Alcohol is a fairly common part of your life. It’s how you relax after work. It’s how you cope with family gatherings. It’s how you unwind on a nice weekend before the work week starts all over again. Your nightly drink has become a comforting and familiar routine, and tonight is no different.
Or… did you grab a drink already? How many have you had tonight? You don’t feel drunk but your memory has been really shoddy recently. Things you used to have no trouble recalling are now giving you a struggle. Retaining new information has been a pain, too. You’ve started bringing a notebook to your Zoom meetings to take notes or else you’ll forget within a few hours.
These sudden, developing signs of memory loss might be an indication of the beginning of alcohol-induced dementia. Here in California, drinking is fairly common. Over 17% of people aged 18+ reported binge drinking within the past year. We know how many people are impacted by alcohol use, which is why we wanted to shed some light on lesser-known side effects and conditions that can arise from it.
With our hands-on team here at Pacific Sands, we’ve seen cases of alcohol-induced dementia. Our high-end facility uses solution-focused therapy to get to the root causes of alcohol use. Today we’re going to look further into alcohol-induced dementia, how it’s caused, the symptoms of it, and how it can be treated.
What Is Alcohol-Induced Dementia?
As the name implies, alcohol-induced dementia is caused by excessive alcohol use. This process of negatively impacting the brain and its function falls under the category of an ARBD, or alcohol-related brain damage.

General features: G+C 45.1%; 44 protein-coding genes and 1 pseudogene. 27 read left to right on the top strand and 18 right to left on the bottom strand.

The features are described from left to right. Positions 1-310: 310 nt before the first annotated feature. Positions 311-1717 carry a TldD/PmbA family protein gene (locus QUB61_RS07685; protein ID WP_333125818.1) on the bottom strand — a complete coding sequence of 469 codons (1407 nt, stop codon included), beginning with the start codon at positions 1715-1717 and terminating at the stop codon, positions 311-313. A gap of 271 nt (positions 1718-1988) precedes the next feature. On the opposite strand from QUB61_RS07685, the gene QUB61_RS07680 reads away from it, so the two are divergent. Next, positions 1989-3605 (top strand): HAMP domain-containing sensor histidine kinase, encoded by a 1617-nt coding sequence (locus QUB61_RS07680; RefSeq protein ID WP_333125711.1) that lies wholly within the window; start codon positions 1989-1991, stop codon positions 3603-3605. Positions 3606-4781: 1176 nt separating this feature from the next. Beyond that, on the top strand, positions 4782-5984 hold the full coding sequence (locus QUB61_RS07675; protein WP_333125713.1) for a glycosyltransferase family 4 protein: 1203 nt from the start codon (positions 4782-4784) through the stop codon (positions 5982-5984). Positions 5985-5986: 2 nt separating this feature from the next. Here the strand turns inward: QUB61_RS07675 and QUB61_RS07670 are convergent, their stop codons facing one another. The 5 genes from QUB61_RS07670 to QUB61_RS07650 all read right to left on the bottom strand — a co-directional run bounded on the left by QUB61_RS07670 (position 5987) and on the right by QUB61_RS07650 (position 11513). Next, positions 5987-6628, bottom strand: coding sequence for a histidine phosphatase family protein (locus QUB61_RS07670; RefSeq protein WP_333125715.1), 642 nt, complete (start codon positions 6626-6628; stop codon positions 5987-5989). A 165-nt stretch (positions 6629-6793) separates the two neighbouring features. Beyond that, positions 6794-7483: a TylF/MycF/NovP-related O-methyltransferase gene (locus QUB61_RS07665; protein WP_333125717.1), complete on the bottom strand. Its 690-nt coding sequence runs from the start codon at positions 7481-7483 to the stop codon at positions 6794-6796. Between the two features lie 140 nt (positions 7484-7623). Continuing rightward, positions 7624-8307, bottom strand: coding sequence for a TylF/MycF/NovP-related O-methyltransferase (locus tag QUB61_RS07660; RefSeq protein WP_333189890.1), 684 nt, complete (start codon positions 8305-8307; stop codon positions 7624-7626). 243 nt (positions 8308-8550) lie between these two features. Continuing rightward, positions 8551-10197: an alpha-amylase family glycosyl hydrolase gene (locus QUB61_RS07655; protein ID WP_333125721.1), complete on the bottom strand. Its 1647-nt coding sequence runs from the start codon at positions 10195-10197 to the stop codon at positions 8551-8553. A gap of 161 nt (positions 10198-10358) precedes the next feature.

Alcohol-induced dementia doesn’t happen overnight. In order to experience side effects like these alcohol use needs to be long-term and/or frequent.
Why Does Alcohol Cause Dementia?
There are two prevailing theories regarding the specifics of alcohol-induced dementia. First, alcohol in general is known to impact memory and personality over a long period of use. Alcohol commonly makes its way into the brain, especially when binge drinking is involved. This can negatively impact the brain and damage it over time, leading to personality and memory changes.
There is another prominent scientific study regarding alcohol and dementia. It points toward vitamin deficiencies, specifically B1, caused by alcohol use. This can lead to the development of a condition called Wernicke-Korsakoff syndrome. Wernicke-Korsakoff syndrome has a lot of symptoms that overlap with dementia, but it is a condition you can develop without alcohol consumption.
The Common Symptoms of Alcohol-Induced Dementia
Being able to spot the symptoms of alcohol-induced dementia is important so you can know when it’s time to seek treatment. Here are some of the symptoms you can look out for in yourself or a loved one:
- A new difficulty learning things
- Personality changes
- Developing problems with memory
- Having difficulties with tasks like time management, organizing, and planning
- Having problems with your balance
- Losing drive for creativity and spontaneity
Can Alcohol-Induced Dementia Be Treated?
Many long-term conditions develop because of alcohol use. Whether you’re reading this page for yourself or a loved one, we want to note that many conditions that arise from alcohol use can be treated or at least managed, depending on each individual’s case. For alcoholic dementia, you can potentially fully recover your memory loss if it’s caught early enough. With everything from alcohol detox to ongoing treatment services, we’ll work with you to find a plan that suits your recovery needs. Our treatment programs also offer many skill-building sessions to help you learn to better navigate your current situation.
If you’re looking to seek treatment for your alcohol use, our team at PacificSands is ready to help. Just give us a call anytime at 949-426-7962 and we can help you get set up. Whether it’s just answering questions or scheduling an appointment, our team is here to help whenever you’re ready.
FAQs About Alcohol-Induced Dementia
What is the life expectancy of someone with alcohol dementia?
Alcohol-induced dementia will not directly lessen a person’s lifespan, however, alcohol use can. Long-term alcohol use associated with alcoholic dementia can lead to other conditions like heart disease, liver failure, increased risks of cancer, and more.
What is Korsakoff Syndrome?
Korsakoff syndrome is one part of a bigger condition known as Wernicke-Korsakoff syndrome. Korsakoff syndrome is a chronic memory disorder caused by a severe B1 deficiency in the body.